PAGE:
Overall, we have originally established a two-step procedure for high-efficiency and homologous hPSCs-MSCs generation, which satisfy the multifaceted characterizations of MSCs and display preferable efficacy on osteoarthritis rabbit with HA hydrogel. Above all, the programming strategy would benefit the developmental process and mechanistic investigation as well as heterogeneity of MSCs.

Methods

hPSC-MSC differentiation

For hPSC-MSC differentiation, hPSCs were seeded on GFR (Corning, New York, USA)-coated 6-well plate at a density of 2–3 × 104/ml and cultured in E8 medium (with 10 nM Y-27632) for 2 days at 37 °C, 5% CO2 [21, 42]. After that, the medium was changed into 3% FBS/DMEM-F12 medium (Gibco, Thermo Fisher Scientific, Massachusetts, USA) with or without the indicated small molecule addition (10 nM) for 9 days. After that, the derived hPSC-MSCs were passaged and cultured with MSC culture medium, which was consist of 10% FBS/DMEM-F12 (Gibco, Thermo Fisher Scientific, Massachusetts, USA), 1% penicillin–streptomycin (Gibco, USA), 1% l-glutamine (Gibco, USA), 10 ng/ml bFGF (PeproTech, USA) and 4 ng/ml EGF (PeproTech, USA). The indicated experiments were conducted for over three independent replications. The detailed information of the detailed procedures and indicated small molecule library (TargetMol, Shanghai, China) was listed in Additional file 6: Additional Procedures and Table S1.

Multilineage differentiation potential analysis of hPSC-MSCs

The multilineage differentiation potential of hPSC-MSCs towards adipocytes, osteoblasts and chondrocytes were conducted as we described previously [6, 21, 43]. The detailed procedures and primer sequences of the abovementioned genes were listed in Additional file 6: Additional Procedures and Table S2.

Flow cytometry (FCM) analysis

FCM assay of the immunophenotypes of hPSC-derived cells including hPSC-MSCs were conducted as we reported recently [19, 21, 22]. In brief, the hPSC-derived cells were washed with 1 × PBS for twice and labelled with the conjugated antibodies. After that, the cells were rewashed with 1 × PBS for twice and analyzed by utilizing Canto II flow cytometer (BD Biosciences, USA) and FlowJo 7.6 software (San Carlos, USA). The indicated antibodies were listed in Additional file 6: Table S3.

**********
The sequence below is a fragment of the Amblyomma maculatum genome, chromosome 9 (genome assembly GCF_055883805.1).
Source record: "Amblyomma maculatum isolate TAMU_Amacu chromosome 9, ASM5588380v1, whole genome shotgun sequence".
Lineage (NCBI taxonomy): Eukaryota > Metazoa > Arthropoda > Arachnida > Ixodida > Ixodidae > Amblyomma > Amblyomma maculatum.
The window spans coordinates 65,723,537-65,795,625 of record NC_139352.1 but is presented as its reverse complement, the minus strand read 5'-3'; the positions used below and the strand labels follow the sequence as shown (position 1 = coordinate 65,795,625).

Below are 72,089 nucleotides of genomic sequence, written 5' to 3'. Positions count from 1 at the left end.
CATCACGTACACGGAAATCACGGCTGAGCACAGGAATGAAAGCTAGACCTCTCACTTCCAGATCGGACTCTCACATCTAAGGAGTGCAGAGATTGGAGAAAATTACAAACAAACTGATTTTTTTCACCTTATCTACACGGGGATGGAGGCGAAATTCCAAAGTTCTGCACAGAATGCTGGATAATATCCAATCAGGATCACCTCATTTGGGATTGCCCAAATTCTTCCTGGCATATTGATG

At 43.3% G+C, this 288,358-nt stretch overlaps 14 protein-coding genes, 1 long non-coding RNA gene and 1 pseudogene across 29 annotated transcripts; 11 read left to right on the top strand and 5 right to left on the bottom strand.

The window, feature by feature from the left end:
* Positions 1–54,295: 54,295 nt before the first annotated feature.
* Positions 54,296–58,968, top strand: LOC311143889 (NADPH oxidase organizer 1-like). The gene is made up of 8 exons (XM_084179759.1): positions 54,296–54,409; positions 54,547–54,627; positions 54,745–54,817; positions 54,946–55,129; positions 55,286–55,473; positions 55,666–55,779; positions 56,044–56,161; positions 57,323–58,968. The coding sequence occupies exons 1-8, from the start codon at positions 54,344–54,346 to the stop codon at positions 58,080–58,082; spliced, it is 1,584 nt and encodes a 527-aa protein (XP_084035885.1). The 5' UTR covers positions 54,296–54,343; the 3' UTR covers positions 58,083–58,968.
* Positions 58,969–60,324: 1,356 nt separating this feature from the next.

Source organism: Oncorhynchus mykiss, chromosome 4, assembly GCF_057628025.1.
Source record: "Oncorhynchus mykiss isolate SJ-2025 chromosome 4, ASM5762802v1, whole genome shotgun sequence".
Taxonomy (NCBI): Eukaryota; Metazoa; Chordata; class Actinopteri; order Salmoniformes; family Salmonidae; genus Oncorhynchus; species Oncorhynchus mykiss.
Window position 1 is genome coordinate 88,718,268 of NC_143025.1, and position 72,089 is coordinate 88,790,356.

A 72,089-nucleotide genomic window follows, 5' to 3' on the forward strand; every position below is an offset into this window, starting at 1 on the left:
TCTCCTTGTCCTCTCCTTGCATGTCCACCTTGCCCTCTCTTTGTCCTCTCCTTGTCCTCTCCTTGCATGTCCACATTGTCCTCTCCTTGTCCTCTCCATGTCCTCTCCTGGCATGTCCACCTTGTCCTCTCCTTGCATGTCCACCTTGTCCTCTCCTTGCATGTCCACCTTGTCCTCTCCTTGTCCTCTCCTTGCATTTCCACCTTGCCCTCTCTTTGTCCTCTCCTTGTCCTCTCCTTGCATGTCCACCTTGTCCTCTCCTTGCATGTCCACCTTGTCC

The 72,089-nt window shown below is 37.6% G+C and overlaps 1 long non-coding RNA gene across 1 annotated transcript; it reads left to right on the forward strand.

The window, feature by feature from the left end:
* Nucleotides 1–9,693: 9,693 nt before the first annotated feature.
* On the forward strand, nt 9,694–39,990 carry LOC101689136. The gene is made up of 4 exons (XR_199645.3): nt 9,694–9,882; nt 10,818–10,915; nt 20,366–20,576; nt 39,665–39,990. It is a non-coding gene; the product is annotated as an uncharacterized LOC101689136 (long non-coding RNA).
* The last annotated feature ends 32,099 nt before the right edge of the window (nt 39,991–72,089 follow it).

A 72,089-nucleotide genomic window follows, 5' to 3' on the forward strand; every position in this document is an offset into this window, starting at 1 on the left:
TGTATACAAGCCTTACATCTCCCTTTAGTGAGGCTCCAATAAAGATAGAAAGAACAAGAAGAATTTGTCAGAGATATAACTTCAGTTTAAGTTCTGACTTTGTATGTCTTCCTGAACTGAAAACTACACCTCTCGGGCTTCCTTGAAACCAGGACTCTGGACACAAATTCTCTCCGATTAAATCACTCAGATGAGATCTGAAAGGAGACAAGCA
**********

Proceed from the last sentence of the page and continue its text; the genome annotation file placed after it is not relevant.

Scanning electron microscope (SEM) analysis

The micromorphology of HA hydrogels (HA) and hESC-MSC/HA hydrogel composite (HA/hESC-MSC) were observed by SEM assay with an accelerating voltage of 5 kV as recently reported [44]. Briefly, samples were washed with 1 × PBS, fixed in 4% paraformaldehyde (Sigma-Aldrich, St Louis, USA) for 2 h and thereafter in 1% OsO4 for 2 h. Then, they were progressively dehydrated in a series of alcohols after rewashing with 1 × PBS, vacuum-dried, and coated with gold for observation and photograph with the Scanning electron microscope (JEOL JSM-6300F, USA).

MIA-induced osteoarthritis rabbit model

The MIA-induced osteoarthritis model was conducted as reported with several modification [3, 4, 31]. The histological score was based on the general signs and pathological sections of the knee joints. Ethical approval of animal research was signed by the Ethics Committee of Eye Hospital of Tianjin Medical University (approval number: TJYY2018061114). The detailed procedures were available in Additional file 6: Additional Procedures. All applicable institutional and/or national guidelines for the care and use of animals were followed.

RNA-SEQ and bioinformatic analyses

The total RNAs for transcriptome analysis were extracted from hESC-MSCs and hiPSC-MSCs and prepared as we recently reported with several modifications [5, 6, 21]. Briefly, 5 × 106 hESC-MSCs or hiPSC-MSCs were used for RNA-SEQ analysis by Novogene (Novogene, Tianjin, China) and the bioinformatic analyses were conducted based on the raw data. The gene expression profiling was available in Additional file 7: Additional Table S4.

Statistical analysis

All statistical analyses were performed as we reported before [21, 42, 43, 45]. Briefly, the experiments were performed in triplicate for three times and data were acquired as mean values. All data were expressed as mean ± standard deviation (mean ± SD, N = 3 independent experiments). One-way analysis of variance (ANOVA) was used for statistical analysis. P-values were considered significantly when P < 0.05. ****P < 0.00001, ***P < 0.001, **P < 0.01, *P < 0.05; NS, not significant.

Availability of data and materials

All data generated or analyzed during this study are included in this published article and its supplementary information files. Meanwhile, the datasets used and analyzed during the current study are also available from the corresponding author on reasonable request.

Abbreviations

hPSCs:

Human pluripotent stem cells

hiPSCs:

Human induced pluripotent stem cells

hESCs:

Human embryonic stem cells

MSCs:

Mesenchymal stem/stromal cells

GVHD:

Graft-versus-host disease

AMI:

Acute myocardial infarction

COVID-19:

Corona virus disease 2019

EAE:

Experimental autoimmune encephalomyelitis

PBMCs:

Peripheral blood mononuclear cells

SEM:

Scanning electron microscope

HA:

Hyaluronic acid

H&E:

Hematoxylin & Eosin

KEGG:

Kyoto encyclopedia of genes and genomes

GO:

Gene ontology

SNP: